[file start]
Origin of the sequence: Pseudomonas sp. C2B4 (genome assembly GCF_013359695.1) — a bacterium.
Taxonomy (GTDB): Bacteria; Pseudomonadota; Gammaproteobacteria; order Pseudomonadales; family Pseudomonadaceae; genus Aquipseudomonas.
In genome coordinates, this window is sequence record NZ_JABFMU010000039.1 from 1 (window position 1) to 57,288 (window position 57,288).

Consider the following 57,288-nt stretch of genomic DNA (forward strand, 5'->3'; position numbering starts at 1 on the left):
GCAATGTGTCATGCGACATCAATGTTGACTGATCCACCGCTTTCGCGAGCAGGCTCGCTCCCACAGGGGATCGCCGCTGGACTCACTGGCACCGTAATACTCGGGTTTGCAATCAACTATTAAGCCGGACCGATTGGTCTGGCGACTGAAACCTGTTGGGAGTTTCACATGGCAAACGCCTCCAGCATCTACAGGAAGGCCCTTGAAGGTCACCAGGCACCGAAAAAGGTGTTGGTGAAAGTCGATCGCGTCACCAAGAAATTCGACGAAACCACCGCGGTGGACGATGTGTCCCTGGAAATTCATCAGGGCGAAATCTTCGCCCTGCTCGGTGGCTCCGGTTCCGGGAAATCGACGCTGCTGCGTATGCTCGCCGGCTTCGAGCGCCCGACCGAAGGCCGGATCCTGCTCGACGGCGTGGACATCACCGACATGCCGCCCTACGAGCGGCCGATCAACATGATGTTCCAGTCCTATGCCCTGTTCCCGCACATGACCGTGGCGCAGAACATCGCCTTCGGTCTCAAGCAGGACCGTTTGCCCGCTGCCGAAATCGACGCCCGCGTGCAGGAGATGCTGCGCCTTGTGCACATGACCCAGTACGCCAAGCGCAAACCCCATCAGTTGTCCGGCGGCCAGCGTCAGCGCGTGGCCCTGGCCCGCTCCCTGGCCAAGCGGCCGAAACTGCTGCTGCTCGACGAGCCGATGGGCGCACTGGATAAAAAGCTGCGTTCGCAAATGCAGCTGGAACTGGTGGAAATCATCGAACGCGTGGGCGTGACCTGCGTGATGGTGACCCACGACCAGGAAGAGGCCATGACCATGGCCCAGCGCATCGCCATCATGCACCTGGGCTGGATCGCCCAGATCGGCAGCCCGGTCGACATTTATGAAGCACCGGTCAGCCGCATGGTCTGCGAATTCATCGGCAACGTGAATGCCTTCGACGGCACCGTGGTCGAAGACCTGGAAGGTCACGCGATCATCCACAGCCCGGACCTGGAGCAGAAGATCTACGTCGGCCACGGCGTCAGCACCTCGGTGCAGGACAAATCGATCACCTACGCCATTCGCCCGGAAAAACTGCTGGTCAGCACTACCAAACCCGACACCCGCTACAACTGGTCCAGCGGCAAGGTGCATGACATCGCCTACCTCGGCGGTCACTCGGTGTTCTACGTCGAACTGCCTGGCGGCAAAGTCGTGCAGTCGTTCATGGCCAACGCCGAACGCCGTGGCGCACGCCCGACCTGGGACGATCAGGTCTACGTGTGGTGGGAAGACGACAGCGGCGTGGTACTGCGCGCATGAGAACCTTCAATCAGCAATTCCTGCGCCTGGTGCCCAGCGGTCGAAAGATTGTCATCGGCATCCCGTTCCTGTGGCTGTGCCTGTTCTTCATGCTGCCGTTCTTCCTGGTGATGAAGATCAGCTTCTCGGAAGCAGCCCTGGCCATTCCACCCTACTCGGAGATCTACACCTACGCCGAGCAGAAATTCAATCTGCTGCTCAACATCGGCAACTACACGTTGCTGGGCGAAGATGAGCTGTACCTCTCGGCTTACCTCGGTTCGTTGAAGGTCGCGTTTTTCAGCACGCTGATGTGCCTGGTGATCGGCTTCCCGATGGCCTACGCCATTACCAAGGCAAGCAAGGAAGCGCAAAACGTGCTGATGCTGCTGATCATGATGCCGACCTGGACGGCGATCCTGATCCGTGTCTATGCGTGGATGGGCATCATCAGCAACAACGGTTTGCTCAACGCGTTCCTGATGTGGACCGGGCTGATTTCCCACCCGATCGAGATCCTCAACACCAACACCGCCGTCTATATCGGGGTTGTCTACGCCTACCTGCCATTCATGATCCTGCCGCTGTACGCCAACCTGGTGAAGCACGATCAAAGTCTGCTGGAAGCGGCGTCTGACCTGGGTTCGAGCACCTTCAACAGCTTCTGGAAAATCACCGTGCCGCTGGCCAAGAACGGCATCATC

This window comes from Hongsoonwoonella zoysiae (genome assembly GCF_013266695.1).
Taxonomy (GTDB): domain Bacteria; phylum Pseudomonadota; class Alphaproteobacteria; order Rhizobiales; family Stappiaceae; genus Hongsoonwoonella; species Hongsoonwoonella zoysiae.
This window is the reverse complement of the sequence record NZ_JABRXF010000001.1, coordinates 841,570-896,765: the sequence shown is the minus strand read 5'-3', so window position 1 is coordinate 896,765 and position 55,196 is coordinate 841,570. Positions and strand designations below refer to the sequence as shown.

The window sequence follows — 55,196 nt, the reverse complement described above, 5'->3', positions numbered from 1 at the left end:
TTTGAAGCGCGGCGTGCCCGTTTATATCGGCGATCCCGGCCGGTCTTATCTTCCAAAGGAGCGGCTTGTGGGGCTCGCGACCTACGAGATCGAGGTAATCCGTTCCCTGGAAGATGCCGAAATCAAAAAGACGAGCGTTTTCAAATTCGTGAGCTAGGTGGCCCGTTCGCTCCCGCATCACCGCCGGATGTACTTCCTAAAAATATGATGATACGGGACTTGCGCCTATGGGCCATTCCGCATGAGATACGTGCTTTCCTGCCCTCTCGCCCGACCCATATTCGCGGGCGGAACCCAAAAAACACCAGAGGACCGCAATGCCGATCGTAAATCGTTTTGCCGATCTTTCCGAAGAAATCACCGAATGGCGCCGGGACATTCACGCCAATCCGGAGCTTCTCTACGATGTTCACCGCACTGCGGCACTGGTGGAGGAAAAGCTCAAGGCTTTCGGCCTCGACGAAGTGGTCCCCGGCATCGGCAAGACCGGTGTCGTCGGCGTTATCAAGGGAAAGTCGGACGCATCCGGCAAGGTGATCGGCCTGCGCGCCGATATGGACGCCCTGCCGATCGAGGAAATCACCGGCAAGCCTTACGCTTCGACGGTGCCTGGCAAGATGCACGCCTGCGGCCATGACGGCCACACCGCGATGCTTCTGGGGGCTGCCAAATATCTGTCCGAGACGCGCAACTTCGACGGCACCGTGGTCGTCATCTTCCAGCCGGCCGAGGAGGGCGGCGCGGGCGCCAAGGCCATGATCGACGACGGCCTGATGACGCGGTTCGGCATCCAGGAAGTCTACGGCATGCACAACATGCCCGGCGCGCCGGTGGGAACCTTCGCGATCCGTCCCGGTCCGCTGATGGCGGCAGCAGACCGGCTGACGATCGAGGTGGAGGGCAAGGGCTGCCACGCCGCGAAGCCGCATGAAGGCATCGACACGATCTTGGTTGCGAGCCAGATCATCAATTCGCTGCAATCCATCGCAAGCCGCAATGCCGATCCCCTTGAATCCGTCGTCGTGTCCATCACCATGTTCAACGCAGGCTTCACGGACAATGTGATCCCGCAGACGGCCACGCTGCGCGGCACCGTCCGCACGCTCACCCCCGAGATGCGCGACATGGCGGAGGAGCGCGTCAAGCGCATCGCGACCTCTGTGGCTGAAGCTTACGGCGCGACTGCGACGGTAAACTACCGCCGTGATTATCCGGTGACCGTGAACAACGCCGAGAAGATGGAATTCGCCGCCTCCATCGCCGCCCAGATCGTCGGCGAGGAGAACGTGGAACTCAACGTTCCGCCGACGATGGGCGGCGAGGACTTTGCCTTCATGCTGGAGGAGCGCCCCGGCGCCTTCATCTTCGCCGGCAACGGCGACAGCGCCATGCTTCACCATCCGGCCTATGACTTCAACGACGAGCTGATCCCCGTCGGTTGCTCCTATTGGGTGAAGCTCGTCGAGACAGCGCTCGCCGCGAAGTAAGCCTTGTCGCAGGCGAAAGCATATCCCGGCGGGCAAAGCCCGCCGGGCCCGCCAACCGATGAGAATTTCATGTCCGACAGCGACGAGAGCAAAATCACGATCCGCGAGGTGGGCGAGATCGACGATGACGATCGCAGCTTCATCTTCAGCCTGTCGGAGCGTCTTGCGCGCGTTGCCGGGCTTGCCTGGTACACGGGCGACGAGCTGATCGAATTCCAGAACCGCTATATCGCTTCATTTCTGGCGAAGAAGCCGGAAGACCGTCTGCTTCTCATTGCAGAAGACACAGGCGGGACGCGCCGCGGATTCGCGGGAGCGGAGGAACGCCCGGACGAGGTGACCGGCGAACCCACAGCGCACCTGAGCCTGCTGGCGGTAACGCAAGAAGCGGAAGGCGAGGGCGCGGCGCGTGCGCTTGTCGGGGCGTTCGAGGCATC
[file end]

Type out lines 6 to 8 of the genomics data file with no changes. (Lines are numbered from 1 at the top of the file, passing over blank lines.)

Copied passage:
This window comes from Hongsoonwoonella zoysiae (genome assembly GCF_013266695.1).
Taxonomy (GTDB): domain Bacteria; phylum Pseudomonadota; class Alphaproteobacteria; order Rhizobiales; family Stappiaceae; genus Hongsoonwoonella; species Hongsoonwoonella zoysiae.
This window is the reverse complement of the sequence record NZ_JABRXF010000001.1, coordinates 841,570-896,765: the sequence shown is the minus strand read 5'-3', so window position 1 is coordinate 896,765 and position 55,196 is coordinate 841,570. Positions and strand designations below refer to the sequence as shown.